Nasdaq broke a lengthy public silence on its blockchain work last week to discuss the technology’s applications in capital markets.
Speaking at the Marketforce blockchain conference in London, Fredrik Ekström, president of Nasdaq Clearing, gave a presentation on what the US stock exchange giant sees as a low-hanging-fruit use case for collateral management, or the process by which credit risk is reduced in unsecured financial transactions.
Discussing the challenges faced by the collateral management processes, Ekström told an audience of financial professionals that he believes this area is a natural fit for blockchain as there are multiple parties involved, all of which need to share the same version of truth.
Today, the collateral management process happens through a series of messages among a clearing house, central securities depository (CSD) and a member participating in collateral management. But, Ekström said the process quickly becomes complex when there are multiple clearing houses, each with multiple members and each of which holds different types of securities at multiple CSDs.
“The number of transactions and reconciliations increases drastically as we add more clearinghouses and clients.”
In this light, Ekström asserts blockchain could provide an easier way for market participants to keep track of collateral with lower overhead.
Elsewhere, Ekström presented his view on other processes in post-trade that would benefit from the use of blockchain technology as well as some projects currently in development at Nasdaq. This included the Linq blockchain platform for private market shares, and its proxy voting project first announced in February.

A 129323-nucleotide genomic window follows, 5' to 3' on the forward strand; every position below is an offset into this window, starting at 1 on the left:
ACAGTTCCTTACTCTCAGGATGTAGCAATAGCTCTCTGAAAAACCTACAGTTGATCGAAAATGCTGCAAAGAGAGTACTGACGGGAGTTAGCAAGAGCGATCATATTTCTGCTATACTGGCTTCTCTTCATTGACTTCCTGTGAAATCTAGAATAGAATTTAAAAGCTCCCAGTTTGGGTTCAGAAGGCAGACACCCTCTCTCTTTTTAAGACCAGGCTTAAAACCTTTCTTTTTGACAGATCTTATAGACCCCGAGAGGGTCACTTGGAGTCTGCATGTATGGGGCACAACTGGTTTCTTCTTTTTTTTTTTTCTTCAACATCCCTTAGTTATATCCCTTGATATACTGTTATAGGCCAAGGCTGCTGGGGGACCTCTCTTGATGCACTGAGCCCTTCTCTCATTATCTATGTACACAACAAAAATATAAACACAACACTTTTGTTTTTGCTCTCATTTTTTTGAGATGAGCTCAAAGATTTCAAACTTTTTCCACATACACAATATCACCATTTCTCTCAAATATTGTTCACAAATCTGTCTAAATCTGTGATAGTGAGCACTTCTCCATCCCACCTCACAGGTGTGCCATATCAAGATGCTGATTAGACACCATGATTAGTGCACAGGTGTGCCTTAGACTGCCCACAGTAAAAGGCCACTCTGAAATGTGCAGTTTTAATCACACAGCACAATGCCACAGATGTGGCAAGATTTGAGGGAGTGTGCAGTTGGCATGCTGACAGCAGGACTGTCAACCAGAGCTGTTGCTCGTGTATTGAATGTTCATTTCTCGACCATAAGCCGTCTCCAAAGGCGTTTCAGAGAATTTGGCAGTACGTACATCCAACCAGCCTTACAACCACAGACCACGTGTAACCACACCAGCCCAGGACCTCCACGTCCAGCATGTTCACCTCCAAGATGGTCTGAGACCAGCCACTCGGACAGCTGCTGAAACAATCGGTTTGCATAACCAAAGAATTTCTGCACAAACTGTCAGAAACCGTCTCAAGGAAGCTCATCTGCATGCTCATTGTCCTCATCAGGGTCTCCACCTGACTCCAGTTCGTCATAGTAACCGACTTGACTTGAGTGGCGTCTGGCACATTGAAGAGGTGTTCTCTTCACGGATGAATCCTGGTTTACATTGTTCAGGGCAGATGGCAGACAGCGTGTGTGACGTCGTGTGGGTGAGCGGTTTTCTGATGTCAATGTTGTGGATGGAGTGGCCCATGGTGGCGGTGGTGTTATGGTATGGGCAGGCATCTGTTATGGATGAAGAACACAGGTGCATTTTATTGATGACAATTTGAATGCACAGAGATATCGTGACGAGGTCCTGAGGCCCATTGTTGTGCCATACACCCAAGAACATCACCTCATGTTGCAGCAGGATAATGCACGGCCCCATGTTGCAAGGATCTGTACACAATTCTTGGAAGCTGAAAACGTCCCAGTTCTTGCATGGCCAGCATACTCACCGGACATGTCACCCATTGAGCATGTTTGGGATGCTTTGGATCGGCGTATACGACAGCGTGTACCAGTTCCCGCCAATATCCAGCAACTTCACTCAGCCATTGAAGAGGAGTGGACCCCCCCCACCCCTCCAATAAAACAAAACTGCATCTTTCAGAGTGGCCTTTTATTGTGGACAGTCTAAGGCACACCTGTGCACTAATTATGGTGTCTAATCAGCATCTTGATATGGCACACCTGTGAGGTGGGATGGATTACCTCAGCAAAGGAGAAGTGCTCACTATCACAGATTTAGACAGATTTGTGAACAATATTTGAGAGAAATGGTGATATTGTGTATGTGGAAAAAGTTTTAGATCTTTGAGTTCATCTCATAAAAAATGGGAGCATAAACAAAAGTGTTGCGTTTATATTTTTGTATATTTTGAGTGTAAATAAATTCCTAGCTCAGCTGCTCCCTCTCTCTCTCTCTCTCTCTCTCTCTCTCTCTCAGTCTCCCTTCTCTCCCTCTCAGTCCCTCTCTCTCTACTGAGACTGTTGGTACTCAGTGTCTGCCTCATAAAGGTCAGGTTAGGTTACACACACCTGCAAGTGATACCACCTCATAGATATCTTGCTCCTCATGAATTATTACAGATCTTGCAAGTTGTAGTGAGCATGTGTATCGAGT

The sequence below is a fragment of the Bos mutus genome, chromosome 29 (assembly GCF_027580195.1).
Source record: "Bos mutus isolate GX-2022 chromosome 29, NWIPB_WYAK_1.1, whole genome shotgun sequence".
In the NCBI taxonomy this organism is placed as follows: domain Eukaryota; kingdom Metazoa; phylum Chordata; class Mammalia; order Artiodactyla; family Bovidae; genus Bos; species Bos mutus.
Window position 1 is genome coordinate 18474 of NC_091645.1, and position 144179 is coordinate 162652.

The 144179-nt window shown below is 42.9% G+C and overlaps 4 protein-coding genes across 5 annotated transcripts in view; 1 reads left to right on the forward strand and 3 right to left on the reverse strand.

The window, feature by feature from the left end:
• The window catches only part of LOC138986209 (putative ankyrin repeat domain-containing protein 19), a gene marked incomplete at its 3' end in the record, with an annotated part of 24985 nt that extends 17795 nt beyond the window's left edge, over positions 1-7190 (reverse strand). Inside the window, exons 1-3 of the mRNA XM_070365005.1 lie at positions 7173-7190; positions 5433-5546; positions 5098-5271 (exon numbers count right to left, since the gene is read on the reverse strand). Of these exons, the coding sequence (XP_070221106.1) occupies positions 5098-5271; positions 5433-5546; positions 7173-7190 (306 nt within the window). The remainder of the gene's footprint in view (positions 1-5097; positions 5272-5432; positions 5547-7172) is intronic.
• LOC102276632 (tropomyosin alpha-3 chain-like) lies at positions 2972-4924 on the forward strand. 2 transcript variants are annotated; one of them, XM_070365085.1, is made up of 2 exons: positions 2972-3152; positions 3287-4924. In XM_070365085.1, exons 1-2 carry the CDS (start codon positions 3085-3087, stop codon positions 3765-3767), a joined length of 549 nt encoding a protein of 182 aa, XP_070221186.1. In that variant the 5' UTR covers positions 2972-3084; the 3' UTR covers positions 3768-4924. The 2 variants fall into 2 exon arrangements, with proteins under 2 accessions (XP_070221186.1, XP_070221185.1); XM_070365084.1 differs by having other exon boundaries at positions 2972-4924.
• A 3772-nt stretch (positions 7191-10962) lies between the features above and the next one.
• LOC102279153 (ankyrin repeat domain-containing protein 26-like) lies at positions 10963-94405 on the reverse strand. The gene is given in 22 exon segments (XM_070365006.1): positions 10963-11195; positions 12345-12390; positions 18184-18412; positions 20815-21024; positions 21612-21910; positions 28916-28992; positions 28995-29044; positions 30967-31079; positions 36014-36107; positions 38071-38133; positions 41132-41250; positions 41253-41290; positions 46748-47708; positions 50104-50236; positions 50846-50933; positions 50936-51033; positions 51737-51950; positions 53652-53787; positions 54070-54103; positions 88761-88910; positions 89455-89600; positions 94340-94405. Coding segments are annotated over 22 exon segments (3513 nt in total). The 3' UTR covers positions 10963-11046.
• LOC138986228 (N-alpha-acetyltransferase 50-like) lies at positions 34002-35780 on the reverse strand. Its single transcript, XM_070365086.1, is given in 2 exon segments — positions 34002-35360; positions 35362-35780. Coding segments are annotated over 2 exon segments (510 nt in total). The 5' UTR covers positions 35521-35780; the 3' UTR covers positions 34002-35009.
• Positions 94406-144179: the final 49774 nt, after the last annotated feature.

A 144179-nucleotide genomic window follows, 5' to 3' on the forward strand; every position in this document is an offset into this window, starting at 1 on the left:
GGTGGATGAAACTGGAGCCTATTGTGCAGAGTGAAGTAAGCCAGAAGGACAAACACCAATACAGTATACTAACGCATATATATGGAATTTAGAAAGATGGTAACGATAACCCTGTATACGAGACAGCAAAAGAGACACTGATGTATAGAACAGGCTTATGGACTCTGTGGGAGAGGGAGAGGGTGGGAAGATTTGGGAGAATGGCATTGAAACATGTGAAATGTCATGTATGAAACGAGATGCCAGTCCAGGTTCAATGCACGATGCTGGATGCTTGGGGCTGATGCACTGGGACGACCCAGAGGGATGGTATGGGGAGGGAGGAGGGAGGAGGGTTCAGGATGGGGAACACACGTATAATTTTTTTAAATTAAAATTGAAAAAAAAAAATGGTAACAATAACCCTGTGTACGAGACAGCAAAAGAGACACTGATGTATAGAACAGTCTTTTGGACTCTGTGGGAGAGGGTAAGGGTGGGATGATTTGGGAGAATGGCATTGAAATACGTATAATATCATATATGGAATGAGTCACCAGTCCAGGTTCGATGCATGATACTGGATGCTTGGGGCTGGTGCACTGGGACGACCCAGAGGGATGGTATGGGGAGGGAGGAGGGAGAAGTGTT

The event, attended by top financial services industry professionals from London and Europe, discussed the implications of blockchain technology for the industry, with broad consensus emerging that “mainstream” adoption is less than five years away.
While it didn’t contain any eye-opening revelations, Ekström’s talk did much to bring the big picture for how blockchain could come to be leveraged in post-trade into focus.
For example, Ekström presented his view on how the industry should look at post-trade processes when it comes to blockchain adoption. Instead of seeing the post-trade chain as one black box, he believes that the industry should try to envision a set of processes, which can over time be replaced or made more efficient with blockchain.
Broadly for the post-trade industry, he believes there will be two ledgers needed, a cash ledger and an asset ledger, which will be interoperable so that transactions can interact with both systems.
“The collateral management system on the blockchain will include the member, clearinghouse, bank and CSD as part of the asset ledger and cash ledger,” he said.
In a blockchain-based collateral management system, the end-of-day reconciliation of positions held by the member, clearinghouse and CSD could then be done by the blockchain instead of individually by each party.
But as part of his vision of going forward, Ekström said that Nasdaq doesn’t want to go it alone (even though it could utilize operational efficiencies by doing so).
Instead, he urged the whole industry to consider solutions that can replace the existing infrastructure with blockchain.
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